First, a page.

If a client demonstrates incompetency during the hurdle step or in-line lunge, it could be due to poor hamstring ROM. If the client cannot get their leg 6 inches off the ground, then there is the mobility issue.

  1. Push up

How:

  • Position client in the push-up position. Hands should be just outside shoulder-width apart
  • Hand placement should result in thumbs being just above the forehead
  • The client must maintain good posture through the torso and spine
  • If the client cannot perform one repetition in this position, or if they are female, position hands so that thumbs are in line with the chin
  • If the client cannot perform one repetition in this position, position their hands so that their thumbs are in line with the shoulder joint
  • If the client cannot perform one repetition in this position, they achieve a 1.

An assessment of trunk stability.

  1. Rotary Stability

How:

  • Get the client positioned on all fours.
  • Get the client to extend the arm and leg on the same side of the body.
  • From this extended position, get the client to bring their arm and leg back towards the starting position and ask that they attempt to touch the elbow to knee.
  • If the client can perform this with minimal issue or loss of balance, then they score a three. If they do not score a three then have the client perform the same movement with alternate sides, e.g. left arm and right leg. Doing this would result in a score of 2.

Movement Competency Screen

The MCS also helps determine an individual’s movement competency to help practitioners gain an understanding of how their clients move and whether or not the movement they produce is free of dysfunction and pain. Numerous variables can influence the movement competencies of an individual (Gamble n.d.). However, the premise behind the screen is to develop an understanding of how an individual can move, so their prescribed training does not exceed their capabilities (Gamble n.d.). Therefore, the MCS is a tool used to ascertain if a practitioner can assertively load a particular pattern, or if a developmental approach would be better suited to the individual.

There are 11 movement tasks within the MCS:

  1. Bodyweight Squat
  2. Countermovement Jump
  3. Lunge and Twist (Slow)
  4. Lunge and Twist (Fast)
  5. Bilateral broad jump with unilateral landing
  6. Push up
  7. Explosive push up
  8. Bend and pull (Slow) NB: Performed like a Pendley row.
  9. Bend and pull (Fast)
  10. Bodyweight single leg squat
  11. Bilateral countermovement jump with single-leg landing

The unilateral tasks are completed on both sides of the body. Instruct the individual to perform 2-4 repetitions of each movement task.

For a video on how to complete these movements, please refer to the following link.

https://www.youtube.com/watch?v=EMU0bM7ACAM

Scoring the MCS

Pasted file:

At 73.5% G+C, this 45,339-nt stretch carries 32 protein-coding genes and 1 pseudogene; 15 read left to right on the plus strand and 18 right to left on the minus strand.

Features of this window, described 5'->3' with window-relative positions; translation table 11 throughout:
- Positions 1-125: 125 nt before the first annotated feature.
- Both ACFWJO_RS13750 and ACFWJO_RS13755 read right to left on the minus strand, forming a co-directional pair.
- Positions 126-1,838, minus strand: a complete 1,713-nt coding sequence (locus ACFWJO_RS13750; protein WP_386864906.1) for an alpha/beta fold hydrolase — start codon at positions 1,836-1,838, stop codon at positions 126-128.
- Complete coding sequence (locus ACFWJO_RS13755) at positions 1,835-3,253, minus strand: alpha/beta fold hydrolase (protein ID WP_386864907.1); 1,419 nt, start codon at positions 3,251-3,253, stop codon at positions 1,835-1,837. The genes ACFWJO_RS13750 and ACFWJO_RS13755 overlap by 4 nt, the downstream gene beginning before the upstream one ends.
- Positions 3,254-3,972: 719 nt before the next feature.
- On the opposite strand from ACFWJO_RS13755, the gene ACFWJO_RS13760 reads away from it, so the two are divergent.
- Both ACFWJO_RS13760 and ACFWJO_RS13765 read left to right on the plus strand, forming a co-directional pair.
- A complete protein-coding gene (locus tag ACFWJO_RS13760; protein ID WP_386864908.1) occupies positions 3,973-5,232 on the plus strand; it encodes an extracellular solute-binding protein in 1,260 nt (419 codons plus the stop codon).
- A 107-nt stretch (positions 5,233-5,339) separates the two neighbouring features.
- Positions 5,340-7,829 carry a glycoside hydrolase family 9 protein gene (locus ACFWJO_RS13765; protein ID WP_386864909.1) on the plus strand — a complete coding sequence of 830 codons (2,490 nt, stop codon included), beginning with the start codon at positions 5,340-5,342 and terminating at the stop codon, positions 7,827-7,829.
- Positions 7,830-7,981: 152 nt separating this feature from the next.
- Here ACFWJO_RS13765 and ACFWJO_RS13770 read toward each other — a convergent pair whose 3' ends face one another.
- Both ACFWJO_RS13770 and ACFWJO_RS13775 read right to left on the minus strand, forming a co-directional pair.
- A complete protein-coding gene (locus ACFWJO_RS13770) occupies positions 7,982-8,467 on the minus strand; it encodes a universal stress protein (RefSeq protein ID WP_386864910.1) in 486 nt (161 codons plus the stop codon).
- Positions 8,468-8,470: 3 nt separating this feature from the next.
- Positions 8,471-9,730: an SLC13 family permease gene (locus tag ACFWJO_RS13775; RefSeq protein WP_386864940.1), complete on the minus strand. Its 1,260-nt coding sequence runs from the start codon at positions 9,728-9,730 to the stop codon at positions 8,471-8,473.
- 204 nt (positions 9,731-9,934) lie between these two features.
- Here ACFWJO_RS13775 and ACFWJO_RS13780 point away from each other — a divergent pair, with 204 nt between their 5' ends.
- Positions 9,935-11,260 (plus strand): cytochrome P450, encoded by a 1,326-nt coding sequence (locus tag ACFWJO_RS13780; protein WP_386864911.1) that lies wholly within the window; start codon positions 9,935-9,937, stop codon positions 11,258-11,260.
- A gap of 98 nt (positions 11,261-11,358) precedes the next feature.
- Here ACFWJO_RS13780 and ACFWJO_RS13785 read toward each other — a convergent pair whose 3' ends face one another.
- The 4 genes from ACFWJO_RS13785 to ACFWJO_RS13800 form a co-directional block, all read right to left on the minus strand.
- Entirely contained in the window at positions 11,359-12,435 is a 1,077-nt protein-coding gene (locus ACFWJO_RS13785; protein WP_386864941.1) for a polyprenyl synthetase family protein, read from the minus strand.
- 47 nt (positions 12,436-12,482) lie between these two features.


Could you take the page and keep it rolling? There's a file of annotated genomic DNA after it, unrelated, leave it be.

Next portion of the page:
The scoring is a little more sophisticated than it is for the FMS, although it is still relatively easy to perform from a practitioner’s stand-point. There are five levels commonly used to design and implement strength training and rehabilitation programmes; the scoring is based on these levels:

  1. Assisted Bodyweight
  2. Bodyweight
  3. External load at slow movement speeds
  4. Eccentric training
  5. Plyometric

The practitioner needs to determine which level the observed movement capabilities would allow the individual to perform safely. Then guide any programme design moving forward.

Below is the MCS scoring sheet as developed by Dr Matt Kritz.

Below is the MCS rationale sheet developed by Dr. Matt Kritz.

FMS and MCS: Rationale for movement screening

As mentioned above, the FMS and MCS feature movement patterns with characteristics of significant sporting and athletic tasks. Both screens indicate the function and motor control that an athlete or client possesses concerning executing these movement tasks, and are point-based systems, that is, for each movement task within the screen, a score of competency is recorded. The overall score (a summation of all individual movement task scores) is believed to relate to the individual’s risk of injury and performance capabilities (Mokha et al. 2016). Higher total scores reportedly indicate a reduced likelihood of the client experiencing an injury and more considerable athletic prowess (Mokha et al. 2016). Individual task scores for both tests are indicative of the intrinsic injury risk to specific regions of the body, which is particularly advantageous if a particular body part is susceptible to injury in a specific sporting discipline, e.g. knee injuries in football or netball.

Any observed movement deficiency is interpreted as evidence of issues of motor control or musculoskeletal structure. When one considers the third Newtonian law, the law of reaction, motor control issues that present in faulty movement patterns could lead to injury through improper force application wearing out tendons, ligaments, muscles and joints. It is crucial to have an understanding of the client’s previous injury history, as any movement deficiency could be the result of an earlier injury leading to the dysfunctional movement pattern (Gamble n.d.; Mokha et al. 2016). To further highlight the need for understanding of previous injury history, many clients do not complete their rehab – this is evident in clients who have had surgically repaired ligaments in their knee. Finally, a previous injury is the highest risk factor predisposing an individual to future injury, so practitioners must be mindful of this when assessing a movement competency as it may affect the training approach or corrective exercises prescribed by the practitioner. If any faults are present, the screen should guide the practitioner towards suitable programme design and implementation (Gamble n.d.; Mokha et al. 2016).

FMS and MCS: Evidence supporting movement screens

At the time of writing, there was no research on the MCS, and its benefits, or a correlation with injury risk or athletic prowess on performance test measures (Gamble n.d.). However, there is research on programming relating to the MCS and how it can be used to break down a client’s training based on their competency score (Gamble n.d.). Research on the FMS is available, albeit scarce. Mixed results exist and reportedly, neither screen is overly reliable with many fundamental issues evident (Gamble n.d.; Mokha et al. 2016).

  • The FMS does not correlate to performance on the 20m sprint test, vertical jump tests (CMJ and SJ), core stability or agility tests.
  • The FMS cannot discriminate between performance levels, e.g. elite vs amateur etc.